"I was born in Guayaquil, Ecuador, where I studied architecture. I moved to Kassel (Germany) in 1999 to accomplish a master degree. Although I have always drawn and paint, it was not until I started studying in the Uni-Kassel, that I started keeping a travel sketchbook. I had a teacher there who used to do a lot of sketches when he travelled on university excursions. When he retired, I helped to organize an exhibition of his sketches. He brought a huge box full of sketchbooks he had filled since he was an architecture student. I spent a whole day selecting the most interesting drawings. It was a wonderful experience that opened my eyes to a new world. In the last 10 years I have the feeling of being in a long journey. I like to discover the cities where I live, to understand why a place is the way it is and what makes it different and unique from others. Drawing is for me a way to learn to love a place, to become part of it. I like to draw architecture but I am more attracted to urban scenery, portraying how people live in the city. Since I’m a foreigner, everything that locals find normal and taken-for-granted, for me is exotic. I always carry a small watercolor travel set from Windsor and Newton and my sketchbook in my bag. I always thought that drawing was a solitary experience until I found Urban Sketchers. It was amazing to find so many people doing the same thing. It is a great place to share!" • Omar's blog. • Omar's art on flickr. • Omar's website.

Meet the Correspondent: Luis Ruiz > Malaga, Spain$show=/search/label/Luis%20Ruiz

Finally I can show these sketches from Barcleona!

So, right after coming back from Barcelona last summer I happened to be talking to a writer at The Artist's Magazine.

Actually this is a funny story, so I will digress. Our group USK:MTL was sketching musicians at an event for historic re-creators, and there was this guy with a lute. I didn't actually recognize it as such, I'm just sketching away and I think to myself "I don't know what that instrument is - I could just make up some nonsense and nobody would care". But, I'm a well trained Urban Sketcher so I drew it exactly as I saw it. Soon after I get a message - "Wow, my friend is a lute player, and I never see drawings of lute players, can I purchase that sketch?".  So that is a little tale of why it's good to get out and draw the unexpected things life shows you.

Anyway one thing lead to another, and it turns out the lute fan is a writer for The Artist's Magazine. This leads to me doing a small interview about the Barcelona Symposium, and giving them two of my watercolors from the trip. So finally, the short article is out in the world. (Appearing right next to a short bio on Kansas correspondent Cathy Johnson, which is another small-world thing). Here's the issue if you happen to see it on the stands:


So that means, hurray! I can finally show you guys the paintings! It's always unexpected, what with the world of blogging, how long it takes to see things in print. Our expectations change so fast hey?

Barcelona_Casa de les Punxes
[Casa de Les Punxes, Barcelona, 12x16]

I didn't know what to expect out of BCN - but it certainly was not these 'witches hat' buildings. I had no idea this was a thing. But they're seemingly everywhere in the city, and they're always charming to see. Such a whimsical bit of architectural nonsense. Barcelona, of course, has the world crown for whimsical architecture.

Here's the drawing in progress on location.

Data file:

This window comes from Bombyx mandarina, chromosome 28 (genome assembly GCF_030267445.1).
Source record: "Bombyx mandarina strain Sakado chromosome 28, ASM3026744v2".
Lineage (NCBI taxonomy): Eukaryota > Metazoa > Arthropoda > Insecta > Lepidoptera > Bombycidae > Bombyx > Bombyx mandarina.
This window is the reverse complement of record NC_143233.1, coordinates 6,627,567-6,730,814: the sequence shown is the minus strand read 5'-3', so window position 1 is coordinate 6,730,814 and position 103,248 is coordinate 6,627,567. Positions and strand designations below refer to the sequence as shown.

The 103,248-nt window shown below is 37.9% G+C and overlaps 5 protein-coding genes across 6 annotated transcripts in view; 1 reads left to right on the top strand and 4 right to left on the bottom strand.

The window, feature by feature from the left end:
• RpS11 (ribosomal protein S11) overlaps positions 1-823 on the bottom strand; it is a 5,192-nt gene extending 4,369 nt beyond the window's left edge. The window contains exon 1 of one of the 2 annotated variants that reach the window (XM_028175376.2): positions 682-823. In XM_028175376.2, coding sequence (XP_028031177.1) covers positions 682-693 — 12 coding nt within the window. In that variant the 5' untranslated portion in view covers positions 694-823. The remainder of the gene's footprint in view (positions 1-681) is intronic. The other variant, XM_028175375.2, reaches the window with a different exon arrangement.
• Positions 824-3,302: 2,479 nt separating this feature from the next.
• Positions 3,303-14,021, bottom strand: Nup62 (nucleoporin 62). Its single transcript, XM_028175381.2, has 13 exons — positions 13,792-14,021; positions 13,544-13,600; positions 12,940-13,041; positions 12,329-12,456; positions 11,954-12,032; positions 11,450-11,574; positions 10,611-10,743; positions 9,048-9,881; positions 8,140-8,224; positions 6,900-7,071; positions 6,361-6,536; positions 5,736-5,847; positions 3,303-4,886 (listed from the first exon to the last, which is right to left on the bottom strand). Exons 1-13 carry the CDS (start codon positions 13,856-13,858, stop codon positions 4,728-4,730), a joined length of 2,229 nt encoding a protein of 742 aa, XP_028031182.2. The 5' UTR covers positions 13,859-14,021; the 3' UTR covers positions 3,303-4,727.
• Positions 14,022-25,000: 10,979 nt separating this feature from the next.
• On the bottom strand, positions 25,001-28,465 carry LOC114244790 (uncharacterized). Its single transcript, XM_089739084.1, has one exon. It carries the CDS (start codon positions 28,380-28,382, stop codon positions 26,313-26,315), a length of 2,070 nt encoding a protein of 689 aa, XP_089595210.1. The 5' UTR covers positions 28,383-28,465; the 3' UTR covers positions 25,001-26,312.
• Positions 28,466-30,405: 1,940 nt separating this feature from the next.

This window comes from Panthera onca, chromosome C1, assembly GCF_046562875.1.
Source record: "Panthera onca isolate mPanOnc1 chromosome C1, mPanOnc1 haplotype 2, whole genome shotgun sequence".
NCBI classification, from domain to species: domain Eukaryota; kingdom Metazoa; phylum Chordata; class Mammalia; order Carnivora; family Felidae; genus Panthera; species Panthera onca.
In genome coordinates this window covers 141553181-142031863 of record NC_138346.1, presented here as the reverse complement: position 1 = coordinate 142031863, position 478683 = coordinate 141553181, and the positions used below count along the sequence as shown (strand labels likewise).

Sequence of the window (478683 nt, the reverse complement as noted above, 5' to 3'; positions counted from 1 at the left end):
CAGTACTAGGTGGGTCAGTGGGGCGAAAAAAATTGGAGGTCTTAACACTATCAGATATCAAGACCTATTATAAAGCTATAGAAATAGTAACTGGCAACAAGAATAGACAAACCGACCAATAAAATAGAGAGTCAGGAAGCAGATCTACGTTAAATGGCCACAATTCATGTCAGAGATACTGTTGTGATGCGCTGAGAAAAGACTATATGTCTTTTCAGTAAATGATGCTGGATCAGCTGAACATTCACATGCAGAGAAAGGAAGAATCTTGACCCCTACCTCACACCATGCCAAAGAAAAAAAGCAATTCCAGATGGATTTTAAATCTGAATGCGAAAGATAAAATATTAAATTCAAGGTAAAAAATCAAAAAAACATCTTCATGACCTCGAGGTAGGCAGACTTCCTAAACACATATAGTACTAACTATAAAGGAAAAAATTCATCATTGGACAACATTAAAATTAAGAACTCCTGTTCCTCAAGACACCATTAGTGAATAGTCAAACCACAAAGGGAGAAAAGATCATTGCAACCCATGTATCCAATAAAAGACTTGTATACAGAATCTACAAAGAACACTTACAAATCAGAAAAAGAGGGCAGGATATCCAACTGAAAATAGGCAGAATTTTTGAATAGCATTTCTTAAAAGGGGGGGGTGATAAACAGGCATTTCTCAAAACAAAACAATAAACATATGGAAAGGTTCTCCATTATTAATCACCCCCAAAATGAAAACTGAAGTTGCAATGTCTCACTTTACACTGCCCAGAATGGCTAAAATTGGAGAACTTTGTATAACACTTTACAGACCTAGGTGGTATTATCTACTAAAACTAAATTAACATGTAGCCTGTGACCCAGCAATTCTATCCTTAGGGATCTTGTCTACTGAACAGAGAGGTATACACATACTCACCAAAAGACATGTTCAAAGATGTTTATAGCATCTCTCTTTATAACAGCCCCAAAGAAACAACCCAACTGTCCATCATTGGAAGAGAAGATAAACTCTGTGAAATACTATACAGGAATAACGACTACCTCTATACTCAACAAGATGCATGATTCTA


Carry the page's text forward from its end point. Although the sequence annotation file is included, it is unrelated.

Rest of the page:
Barcelona_ Gothic Bridge
[Bisbe Street Bridge, Gothic Quarter, 12x16]

This little bit of fun is in behind the cathedral in the Gothic quarter, and is probably the most photographed bit of the city. Because it's so cute! How could you not love a style of architecture called 'Flamboyant'. 

Wikipedia has an interesting side-thread on the authenticity of this area. I gather there was a strategic policy in the 1920's to insert some history into this neighborhood. A plan to improve the image of the city and attract visitors. I would bet that has been an excellent return on investment. Architects are divided as to if this sort of faux-history is valid. I personally like it - why not? It's an artistic response to the past. I'm ok with seeing reproductions, especially if the alternative is seeing functional modernism.

I drew this with Liz Steel on one of our post-workshop rambles. I always get the best stuff by hanging around with the architects. They scout the spots so well. For some reason I didn't get a good shot of her drawing. Next time, better reporting skills!


Just a side note for those interested in the process. This trip I was sketching multi-page drawings on location, (the trick shown here, and here) printing them onto watercolor paper back home, and painting in the studio.

There is an interesting discussion to be had as to how true to 'Urban Sketching' that process is :) We have a desire to draw on location, from observation, which has so many advantages I won't even get into it. Of course, we'd prefer to do the whole painting on the spot as well - it's easier, and the results are always better if this is possible - but it's a trade off isn't it? Do you spend three hours on location getting one painting, or do you get as many sketches as possible and color them later?

I've done it both ways. This trip I opted for sketching like mad and finishing later. There was so much to see in such a limited time, I'd kick myself if I came home with only eight paintings, instead of this stack.

The deciding factor was the high incidence of pickpocketing and theft in this area. Unfortunately we had a number of street-crime incidents during the workshop, so I decided on the-better-part-of-valor and carried everything on my person in a very small bag. I hope to do more painting in Brazil this upcoming 2014 symposium. I should think Paraty would be more laid back than downtown Barcelona.